The Kākā by Bernard Hickey
Bernard’s Saturday soliloquy and weekend Pick ‘n’ Mix for June 8/9

Bernard’s Saturday soliloquy and weekend Pick ‘n’ Mix for June 8/9

Govt spending freeze on classrooms & pipes driving up rents & inflation, stopping rate cuts that other countries started this week; Cancer patients & GPs lament broken promises & health underfunding
Photo: Lynn Grieveson / The Kākā

TL;DR: On reflection, the six things to note in Aotearoa-NZ’s political economy around housing, climate and poverty this week were:

  1. The Government-driven freeze in building new classrooms, local roads and water networks in order to save cash for tax cuts is frustrating communities facing massive population growth that has not been planned or invested for;

  2. Backlashes to Budget 2024 decisions breaking various pre-election promises on cancer drugs, first home buyer grants and sick leave are set to deliver more opinion poll body blows to the Government in coming days;

  3. Dying cancer patients accused the Government of breaking its election promises as GPs reported the percentage of their patients declined specialist appointments increased;

  4. Other central banks began cutting interest rates, but the Reserve Bank is being forced to keep mortgage rates high because high population growth without enough housing is pumping up rents, just as Government moves to save cash for income tax cuts is pumping up rates, fees and charges;

  5. The UN called for a ban on fossil fuel advertising and a windfall tax on fossil fuel firms as data showed May was the planet’s 12th consecutive hottest month on record, while Simeon Brown took fresh steps to water down emissions rules for car imports that could further increase our climate emissions financial liabilities; and,

  6. In good news, China’s climate emissions have begun falling as its production of cheap solar panels, batteries and EVs hits fever pitch, creating an opportunity for Aotearoa-NZ to quickly electrify our economy with panels, batteries and EVs that are effectively subsidised by Chinese, US and European consumers and Governments.

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Six things of note this week

1. Many more people for too few schools, roads & hospitals

Housing: Frustration in suburban and regional Aotearoa-NZ is growing at the short-termist ‘penny wise and pound foolish’ decisions from the Government and councils to cut back on transport, housing, water and education construction investment to save money this year to pay for tax cuts and to limit rates increases and protect AA credit ratings.

Examples abound1 of communities being told to build new homes to accommodate the extra 200,000 people who have arrived in the last two years, but that there is ‘not enough money’ for the classrooms, pipes, roads, buses and homes needed to accommodate everyone, let alone do that in a healthy and affordable way.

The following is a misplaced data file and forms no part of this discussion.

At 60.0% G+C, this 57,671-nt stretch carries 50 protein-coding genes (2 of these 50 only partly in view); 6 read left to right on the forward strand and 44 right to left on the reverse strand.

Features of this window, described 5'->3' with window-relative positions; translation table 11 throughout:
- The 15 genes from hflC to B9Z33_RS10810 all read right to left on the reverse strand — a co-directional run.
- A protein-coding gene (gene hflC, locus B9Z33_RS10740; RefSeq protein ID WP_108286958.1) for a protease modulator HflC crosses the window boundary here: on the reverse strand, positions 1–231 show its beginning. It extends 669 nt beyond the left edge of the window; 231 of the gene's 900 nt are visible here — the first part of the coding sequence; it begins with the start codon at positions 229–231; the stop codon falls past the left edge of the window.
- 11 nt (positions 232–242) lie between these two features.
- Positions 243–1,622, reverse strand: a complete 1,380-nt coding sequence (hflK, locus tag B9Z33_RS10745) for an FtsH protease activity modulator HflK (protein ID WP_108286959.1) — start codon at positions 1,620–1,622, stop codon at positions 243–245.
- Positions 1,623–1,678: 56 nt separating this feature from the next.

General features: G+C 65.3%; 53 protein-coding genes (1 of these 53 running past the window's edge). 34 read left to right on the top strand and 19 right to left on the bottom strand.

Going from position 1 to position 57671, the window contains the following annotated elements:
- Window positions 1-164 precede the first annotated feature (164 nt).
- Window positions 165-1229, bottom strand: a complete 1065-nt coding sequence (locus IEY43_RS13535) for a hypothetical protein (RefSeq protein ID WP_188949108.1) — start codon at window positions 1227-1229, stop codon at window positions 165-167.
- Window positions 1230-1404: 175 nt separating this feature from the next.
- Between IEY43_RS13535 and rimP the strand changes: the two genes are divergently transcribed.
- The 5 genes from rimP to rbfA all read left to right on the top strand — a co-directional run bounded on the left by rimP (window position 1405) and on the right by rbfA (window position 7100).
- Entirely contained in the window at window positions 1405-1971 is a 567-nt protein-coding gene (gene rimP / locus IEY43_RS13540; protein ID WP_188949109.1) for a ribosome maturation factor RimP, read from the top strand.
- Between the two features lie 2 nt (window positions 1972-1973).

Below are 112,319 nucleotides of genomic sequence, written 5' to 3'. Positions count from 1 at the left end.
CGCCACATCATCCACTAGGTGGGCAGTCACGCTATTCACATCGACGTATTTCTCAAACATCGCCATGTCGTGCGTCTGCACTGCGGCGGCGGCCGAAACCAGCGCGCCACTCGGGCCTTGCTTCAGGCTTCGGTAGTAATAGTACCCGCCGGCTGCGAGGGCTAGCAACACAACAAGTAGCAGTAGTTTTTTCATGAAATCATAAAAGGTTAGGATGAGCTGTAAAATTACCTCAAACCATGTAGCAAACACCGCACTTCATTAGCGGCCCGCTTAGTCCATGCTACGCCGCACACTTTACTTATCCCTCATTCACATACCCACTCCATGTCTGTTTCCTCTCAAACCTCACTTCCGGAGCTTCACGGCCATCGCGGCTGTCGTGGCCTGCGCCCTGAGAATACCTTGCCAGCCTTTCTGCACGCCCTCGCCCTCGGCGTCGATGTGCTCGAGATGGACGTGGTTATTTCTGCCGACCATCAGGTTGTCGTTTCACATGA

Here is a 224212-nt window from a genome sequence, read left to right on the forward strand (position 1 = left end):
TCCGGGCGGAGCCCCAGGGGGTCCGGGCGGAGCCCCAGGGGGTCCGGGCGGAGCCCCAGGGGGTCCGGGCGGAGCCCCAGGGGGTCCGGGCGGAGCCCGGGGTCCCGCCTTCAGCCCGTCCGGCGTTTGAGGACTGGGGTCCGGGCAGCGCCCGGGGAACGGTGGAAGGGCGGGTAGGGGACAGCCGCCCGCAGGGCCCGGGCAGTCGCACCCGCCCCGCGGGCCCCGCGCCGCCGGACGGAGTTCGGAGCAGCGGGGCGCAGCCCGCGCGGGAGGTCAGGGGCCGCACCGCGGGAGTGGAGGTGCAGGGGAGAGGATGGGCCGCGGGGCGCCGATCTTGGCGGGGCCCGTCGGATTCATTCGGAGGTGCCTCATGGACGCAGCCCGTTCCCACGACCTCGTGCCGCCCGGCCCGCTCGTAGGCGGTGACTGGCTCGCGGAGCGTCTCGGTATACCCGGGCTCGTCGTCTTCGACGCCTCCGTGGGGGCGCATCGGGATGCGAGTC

There’s ‘not enough money’ because politicians from both sides magically believe and promise they can  deliver public services, keep Government small and cut income taxes all at the same time. That’s just not possible when all over the world health and education costs keep growing faster than the rest of the economy because of ageing populations and rapidly expanding and improving treatments and devices.

This circle cannot be squared without either reducing the promised public services or increasing the tax to GDP share to closer to 35-40% that other developed peers have as their base.

The obvious missing piece in our tax puzzle is a tax on income from capital gains, especially the unearned income from rises in residential land values.

2. The coalition’s Wile E. Coyote moment

Politics: Political support for the Christopher Luxon-led National-ACT-NZ First Government feels as if it’s in a Wile E. Coyote moment - legs cycling in mid-air off a cliff - before the first post-budget opinion polls hit. They can’t be far away, possibly as early as Sunday or Monday.

The Government delivered a politically awful series of broken election promises and nasty election surprises through the Budget 2024 process, including the non-delivery of cancer treatment drugs, the shock removal of first-home-buyer subsidies and the neutron-bomb like economic effects of the freezing of funding and approval for multiple Government and council-backed development and building projects.

The polls through February to May inclusive showed a collapse in support for the Government, along with slumps in business and consumer confidence, meaning a couple of the polls showed it possible for Labour-Green-Te Pāti Māori to govern if replicated in an election.

The first polls after the Budget could easily ramp up the pressure on Luxon, who remains personally unpopular with public and is facing growing unease from his caucus and National party grandees, who worry he has unnecessarily and naively allowed Winston Peters and David Seymour to drag what they expected would be a centrist and conservative Government into extreme and unpopular territories. I still think Luxon will be rolled by Christmas if he doesn’t turn around those voter perceptions the Government is drive by extremist tail-wagging-dog politicians.